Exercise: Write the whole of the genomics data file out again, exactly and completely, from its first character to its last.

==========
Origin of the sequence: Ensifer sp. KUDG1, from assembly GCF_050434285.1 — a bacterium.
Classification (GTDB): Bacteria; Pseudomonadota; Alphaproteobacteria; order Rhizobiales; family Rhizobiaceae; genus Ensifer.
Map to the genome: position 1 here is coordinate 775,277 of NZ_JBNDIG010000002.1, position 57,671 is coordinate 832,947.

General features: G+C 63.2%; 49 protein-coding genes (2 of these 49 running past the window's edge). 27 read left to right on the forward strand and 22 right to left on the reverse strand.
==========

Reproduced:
Origin of the sequence: Ensifer sp. KUDG1, from assembly GCF_050434285.1 — a bacterium.
Classification (GTDB): Bacteria; Pseudomonadota; Alphaproteobacteria; order Rhizobiales; family Rhizobiaceae; genus Ensifer.
Map to the genome: position 1 here is coordinate 775,277 of NZ_JBNDIG010000002.1, position 57,671 is coordinate 832,947.

General features: G+C 63.2%; 49 protein-coding genes (2 of these 49 running past the window's edge). 27 read left to right on the forward strand and 22 right to left on the reverse strand.